The 55th Session of the UN Commission on Human Rights opened in Geneva on Monday with the election of Irish Ambassador Anne Anderson as Chairman. A central theme to emerge has been human rights and world stability. This theme was expressed in terms of (1) human rights as a necessary factor for long term economic stability and (2) human rights monitoring and action as tools to prevent armed conflict.
(1) Joschka Fischer, the German Minister for Foreign Affairs, speaking on behalf of the European Union, said that long term economic stability can only be achieved through the rigorous application of democratic political standards and adherence to the rule of law – a position long-emphasized by UN Watch.
This point will be particularly important when the Commission considers the Right to Development. Developmental concessions such as foreign debt forgiveness or multilateral financial aid packages should not be advocated in the case of states where fundamental civil and political rights are lacking. As the Foreign Minister stated, this is not a case of “western arrogance.” Global experience attests to the claim that democracy and the rule of law are the foundation of societal structures leading to long term economic growth. Hopefully members of the Commission will not compromise this fundamental principle in the pursuit of narrow national agendas.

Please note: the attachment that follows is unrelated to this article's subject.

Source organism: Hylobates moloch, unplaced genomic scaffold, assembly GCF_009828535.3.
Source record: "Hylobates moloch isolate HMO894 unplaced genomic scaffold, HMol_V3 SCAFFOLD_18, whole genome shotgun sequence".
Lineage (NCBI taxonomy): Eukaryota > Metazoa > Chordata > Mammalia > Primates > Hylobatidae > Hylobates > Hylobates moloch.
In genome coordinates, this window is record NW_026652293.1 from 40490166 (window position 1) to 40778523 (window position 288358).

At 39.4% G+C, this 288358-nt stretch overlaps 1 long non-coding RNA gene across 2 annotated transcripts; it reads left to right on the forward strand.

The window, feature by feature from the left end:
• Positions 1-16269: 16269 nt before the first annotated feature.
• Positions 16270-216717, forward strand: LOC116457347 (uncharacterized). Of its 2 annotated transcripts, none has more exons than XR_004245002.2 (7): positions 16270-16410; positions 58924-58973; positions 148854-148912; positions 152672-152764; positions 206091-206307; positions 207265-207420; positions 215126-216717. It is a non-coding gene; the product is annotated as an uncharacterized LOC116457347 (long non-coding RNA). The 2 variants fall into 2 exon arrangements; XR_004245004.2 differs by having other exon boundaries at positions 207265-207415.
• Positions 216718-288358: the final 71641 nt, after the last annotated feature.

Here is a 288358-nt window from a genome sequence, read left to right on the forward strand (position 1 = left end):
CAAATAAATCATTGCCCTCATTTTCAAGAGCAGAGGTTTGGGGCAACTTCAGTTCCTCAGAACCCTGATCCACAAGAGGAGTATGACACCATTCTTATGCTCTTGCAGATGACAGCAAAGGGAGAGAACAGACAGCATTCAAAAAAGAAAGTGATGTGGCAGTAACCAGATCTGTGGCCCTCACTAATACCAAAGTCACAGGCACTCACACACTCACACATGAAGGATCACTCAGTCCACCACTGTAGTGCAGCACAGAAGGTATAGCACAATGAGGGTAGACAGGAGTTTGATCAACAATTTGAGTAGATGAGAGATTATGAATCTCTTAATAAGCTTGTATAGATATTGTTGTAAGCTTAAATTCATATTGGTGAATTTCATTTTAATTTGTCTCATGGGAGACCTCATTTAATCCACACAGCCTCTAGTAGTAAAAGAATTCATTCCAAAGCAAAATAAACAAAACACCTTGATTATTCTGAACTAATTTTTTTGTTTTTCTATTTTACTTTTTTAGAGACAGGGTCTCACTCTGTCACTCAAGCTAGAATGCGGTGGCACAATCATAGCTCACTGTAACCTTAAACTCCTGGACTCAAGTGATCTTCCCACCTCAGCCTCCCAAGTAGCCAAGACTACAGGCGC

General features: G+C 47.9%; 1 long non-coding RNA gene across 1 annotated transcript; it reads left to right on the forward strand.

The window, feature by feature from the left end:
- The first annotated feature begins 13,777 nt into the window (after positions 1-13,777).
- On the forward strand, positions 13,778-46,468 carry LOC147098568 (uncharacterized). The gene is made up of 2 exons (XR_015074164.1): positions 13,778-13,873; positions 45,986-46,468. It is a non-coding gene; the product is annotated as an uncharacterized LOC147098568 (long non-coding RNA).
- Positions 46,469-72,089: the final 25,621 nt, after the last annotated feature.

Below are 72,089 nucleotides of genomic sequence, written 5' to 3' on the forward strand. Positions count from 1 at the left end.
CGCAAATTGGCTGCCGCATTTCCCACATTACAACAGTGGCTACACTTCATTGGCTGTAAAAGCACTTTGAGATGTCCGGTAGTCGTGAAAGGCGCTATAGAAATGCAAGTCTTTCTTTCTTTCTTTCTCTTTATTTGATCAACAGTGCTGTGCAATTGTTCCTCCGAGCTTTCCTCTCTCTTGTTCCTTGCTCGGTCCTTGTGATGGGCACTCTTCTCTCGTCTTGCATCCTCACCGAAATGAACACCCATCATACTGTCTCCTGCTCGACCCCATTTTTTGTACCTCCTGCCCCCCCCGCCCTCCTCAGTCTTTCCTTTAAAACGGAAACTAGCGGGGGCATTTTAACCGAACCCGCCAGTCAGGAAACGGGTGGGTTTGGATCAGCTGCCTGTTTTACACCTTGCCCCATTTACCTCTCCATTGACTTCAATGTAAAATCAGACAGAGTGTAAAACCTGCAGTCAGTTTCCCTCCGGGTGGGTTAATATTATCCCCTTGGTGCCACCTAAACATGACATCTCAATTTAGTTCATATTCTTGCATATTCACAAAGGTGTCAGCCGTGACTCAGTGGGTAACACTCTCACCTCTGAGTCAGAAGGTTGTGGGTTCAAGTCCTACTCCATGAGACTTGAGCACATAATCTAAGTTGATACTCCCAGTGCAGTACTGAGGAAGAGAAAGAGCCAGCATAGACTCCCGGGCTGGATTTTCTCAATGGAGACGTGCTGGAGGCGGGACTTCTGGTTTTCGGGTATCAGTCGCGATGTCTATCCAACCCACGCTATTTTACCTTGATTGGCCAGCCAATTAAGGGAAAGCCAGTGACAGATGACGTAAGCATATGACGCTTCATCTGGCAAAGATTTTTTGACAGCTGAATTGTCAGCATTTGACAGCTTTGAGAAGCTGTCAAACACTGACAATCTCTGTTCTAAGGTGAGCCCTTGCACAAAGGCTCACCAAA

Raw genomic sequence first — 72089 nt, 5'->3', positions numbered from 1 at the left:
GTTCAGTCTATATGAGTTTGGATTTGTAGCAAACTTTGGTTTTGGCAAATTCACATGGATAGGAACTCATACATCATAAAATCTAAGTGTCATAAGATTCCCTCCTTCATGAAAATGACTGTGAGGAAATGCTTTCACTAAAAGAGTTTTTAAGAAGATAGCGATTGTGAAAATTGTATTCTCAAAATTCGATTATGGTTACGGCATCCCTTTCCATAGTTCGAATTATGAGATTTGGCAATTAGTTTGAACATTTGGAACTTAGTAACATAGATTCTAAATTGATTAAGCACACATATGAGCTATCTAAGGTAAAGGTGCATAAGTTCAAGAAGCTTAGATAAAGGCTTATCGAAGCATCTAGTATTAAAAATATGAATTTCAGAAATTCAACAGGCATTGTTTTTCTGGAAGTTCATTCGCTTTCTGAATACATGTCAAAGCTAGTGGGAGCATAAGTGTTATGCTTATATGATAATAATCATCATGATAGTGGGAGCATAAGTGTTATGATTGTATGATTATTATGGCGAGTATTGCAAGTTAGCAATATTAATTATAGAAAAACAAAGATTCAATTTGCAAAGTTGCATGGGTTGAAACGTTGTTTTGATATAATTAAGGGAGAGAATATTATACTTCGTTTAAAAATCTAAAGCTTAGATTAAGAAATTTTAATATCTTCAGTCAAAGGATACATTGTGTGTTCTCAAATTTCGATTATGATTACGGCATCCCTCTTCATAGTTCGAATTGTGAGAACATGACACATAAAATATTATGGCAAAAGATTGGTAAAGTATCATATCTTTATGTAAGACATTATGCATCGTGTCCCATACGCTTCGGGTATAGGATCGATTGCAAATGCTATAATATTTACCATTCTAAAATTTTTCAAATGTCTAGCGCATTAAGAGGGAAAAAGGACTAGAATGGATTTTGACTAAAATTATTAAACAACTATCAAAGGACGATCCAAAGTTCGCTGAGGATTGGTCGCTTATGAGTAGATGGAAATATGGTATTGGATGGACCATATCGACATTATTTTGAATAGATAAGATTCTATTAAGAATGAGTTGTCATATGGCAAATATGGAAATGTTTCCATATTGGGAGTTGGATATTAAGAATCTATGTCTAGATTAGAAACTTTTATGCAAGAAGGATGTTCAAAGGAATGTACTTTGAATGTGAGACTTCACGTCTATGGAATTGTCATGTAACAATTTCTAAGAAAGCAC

(2) Mary Robinson, the UN High Commissioner for Human Rights, suggested that much armed conflict could be prevented by working with regional organizations to achieve observance of universal human rights, reducing the likelihood of conflicts erupting.
UN Watch believes that complex factors lie behind the world’s conflicts and human rights abuses. Many of these factors result from regional peculiarities – be they cultural, historical, environmental, or other. So while the international community can establish broad human rights norms, prevention of future conflicts may be most effective if rooted in specific regional human rights programmes. If the Commission and the UN system invigorate their relationship with regional organizations to ensure respect for human rights, then perhaps future conflicts, and the terrible human rights abuses they generate, can be reduced.
In conclusion, human rights issues are no longer relegated to the sidelines of state policy. In setting a human rights strategy, Member States and the Commission would do well to bear in mind the German Foreign Minister’s assessment, that “a preventive human rights policy is an overarching task linking foreign, development, environment and legal policy instruments.”